control ecosystem processes, but are also controlled by them.
Consequently, they are often subject to feedback loops. While the
resource inputs are generally controlled by external processes like
climate and parent material, the availability of these resources
within the ecosystem is controlled by internal factors like
decomposition, root competition or shading. Other factors like
disturbance, succession or the types of species present are also
Global oceanic and terrestrial phototroph abundance, from September
1997 to August 2000. As an estimate of autotroph biomass, it is only a
rough indicator of primary production potential, and not an actual
estimate of it.
Main article: Primary production
Primary production is the production of organic matter from inorganic
carbon sources. This mainly occurs through photosynthesis. The energy
incorporated through this process supports life on earth, while the
carbon makes up much of the organic matter in living and dead biomass,
soil carbon and fossil fuels. It also drives the carbon cycle, which
influences global climate via the greenhouse effect.
Through the process of photosynthesis, plants capture energy from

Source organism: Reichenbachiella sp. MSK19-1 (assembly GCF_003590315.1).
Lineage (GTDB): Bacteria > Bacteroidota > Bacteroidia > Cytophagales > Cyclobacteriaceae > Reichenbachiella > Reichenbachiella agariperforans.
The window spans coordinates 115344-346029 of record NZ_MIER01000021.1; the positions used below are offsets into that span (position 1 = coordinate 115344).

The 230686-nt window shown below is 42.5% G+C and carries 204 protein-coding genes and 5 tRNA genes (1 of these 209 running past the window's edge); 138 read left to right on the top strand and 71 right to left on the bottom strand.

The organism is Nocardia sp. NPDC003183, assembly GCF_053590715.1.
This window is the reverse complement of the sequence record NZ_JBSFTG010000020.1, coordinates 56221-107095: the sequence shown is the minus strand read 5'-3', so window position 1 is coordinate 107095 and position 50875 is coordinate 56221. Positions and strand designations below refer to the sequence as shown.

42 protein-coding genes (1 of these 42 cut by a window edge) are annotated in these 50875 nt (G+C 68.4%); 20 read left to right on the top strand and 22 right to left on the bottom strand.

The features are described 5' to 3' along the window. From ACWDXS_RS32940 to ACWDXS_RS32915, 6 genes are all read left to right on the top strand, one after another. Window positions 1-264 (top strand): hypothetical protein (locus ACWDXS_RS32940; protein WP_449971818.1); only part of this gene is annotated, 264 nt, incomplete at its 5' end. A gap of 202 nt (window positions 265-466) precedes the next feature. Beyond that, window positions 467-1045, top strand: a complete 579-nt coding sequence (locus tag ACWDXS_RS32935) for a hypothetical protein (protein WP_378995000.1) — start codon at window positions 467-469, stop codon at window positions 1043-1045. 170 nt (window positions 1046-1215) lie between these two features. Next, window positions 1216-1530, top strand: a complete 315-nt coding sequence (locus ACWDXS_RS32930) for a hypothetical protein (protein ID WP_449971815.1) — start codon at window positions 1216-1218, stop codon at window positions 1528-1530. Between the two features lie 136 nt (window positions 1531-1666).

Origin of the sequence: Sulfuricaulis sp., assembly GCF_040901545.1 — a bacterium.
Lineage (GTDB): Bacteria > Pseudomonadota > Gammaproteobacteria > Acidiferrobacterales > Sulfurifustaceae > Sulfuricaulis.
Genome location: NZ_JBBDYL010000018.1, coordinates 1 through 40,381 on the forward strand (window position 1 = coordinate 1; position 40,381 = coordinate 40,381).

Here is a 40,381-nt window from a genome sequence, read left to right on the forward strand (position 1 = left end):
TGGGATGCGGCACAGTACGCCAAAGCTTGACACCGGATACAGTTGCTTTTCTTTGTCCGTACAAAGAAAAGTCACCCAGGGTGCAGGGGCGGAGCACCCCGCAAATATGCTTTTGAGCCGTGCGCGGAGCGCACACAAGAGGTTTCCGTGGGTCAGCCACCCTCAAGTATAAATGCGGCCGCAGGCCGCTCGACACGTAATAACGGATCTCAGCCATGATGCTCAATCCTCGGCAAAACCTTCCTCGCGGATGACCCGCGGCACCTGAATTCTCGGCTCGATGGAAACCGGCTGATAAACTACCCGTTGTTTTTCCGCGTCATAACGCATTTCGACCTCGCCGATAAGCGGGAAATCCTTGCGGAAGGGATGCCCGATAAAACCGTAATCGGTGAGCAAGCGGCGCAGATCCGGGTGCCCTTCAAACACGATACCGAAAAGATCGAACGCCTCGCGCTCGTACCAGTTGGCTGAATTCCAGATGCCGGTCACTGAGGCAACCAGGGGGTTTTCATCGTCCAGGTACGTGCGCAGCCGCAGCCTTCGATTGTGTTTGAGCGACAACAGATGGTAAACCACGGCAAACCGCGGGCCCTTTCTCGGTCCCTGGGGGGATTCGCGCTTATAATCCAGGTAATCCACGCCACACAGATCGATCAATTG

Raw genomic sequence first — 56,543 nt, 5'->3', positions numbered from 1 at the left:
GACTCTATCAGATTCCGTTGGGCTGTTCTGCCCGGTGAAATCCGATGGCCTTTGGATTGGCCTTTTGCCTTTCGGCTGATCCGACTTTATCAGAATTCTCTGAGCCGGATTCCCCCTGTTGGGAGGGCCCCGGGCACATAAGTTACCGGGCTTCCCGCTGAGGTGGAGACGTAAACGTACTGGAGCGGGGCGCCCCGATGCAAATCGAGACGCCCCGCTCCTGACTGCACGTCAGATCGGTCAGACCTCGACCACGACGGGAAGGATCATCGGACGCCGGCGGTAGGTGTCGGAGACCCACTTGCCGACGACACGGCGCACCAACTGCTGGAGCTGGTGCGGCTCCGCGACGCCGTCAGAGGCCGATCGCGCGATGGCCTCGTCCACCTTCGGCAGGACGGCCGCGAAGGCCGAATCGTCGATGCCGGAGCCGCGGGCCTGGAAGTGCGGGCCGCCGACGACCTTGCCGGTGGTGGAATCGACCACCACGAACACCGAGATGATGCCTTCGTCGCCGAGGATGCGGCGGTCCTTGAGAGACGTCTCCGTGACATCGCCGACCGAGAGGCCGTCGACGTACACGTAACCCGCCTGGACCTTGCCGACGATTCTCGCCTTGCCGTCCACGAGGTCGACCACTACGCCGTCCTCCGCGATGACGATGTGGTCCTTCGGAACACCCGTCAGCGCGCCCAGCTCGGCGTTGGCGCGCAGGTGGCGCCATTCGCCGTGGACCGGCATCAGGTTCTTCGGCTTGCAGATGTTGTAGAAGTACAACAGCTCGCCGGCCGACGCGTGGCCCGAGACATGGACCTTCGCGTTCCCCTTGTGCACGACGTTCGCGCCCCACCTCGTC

light and use it to combine carbon dioxide and water to produce
carbohydrates and oxygen. The photosynthesis carried out by all the
plants in an ecosystem is called the gross primary production
(GPP). About 48–60% of the GPP is consumed in plant respiration.
The remainder, that portion of GPP that is not used up by respiration,
is known as the net primary production (NPP).
Energy flow (ecology)
Food web and Trophic level
Energy and carbon enter ecosystems through photosynthesis, are
incorporated into living tissue, transferred to other organisms that
feed on the living and dead plant matter, and eventually released
The carbon and energy incorporated into plant tissues (net primary
production) is either consumed by animals while the plant is alive, or
it remains uneaten when the plant tissue dies and becomes detritus. In
terrestrial ecosystems, roughly 90% of the net primary production ends
up being broken down by decomposers. The remainder is either consumed
by animals while still alive and enters the plant-based trophic
system, or it is consumed after it has died, and enters the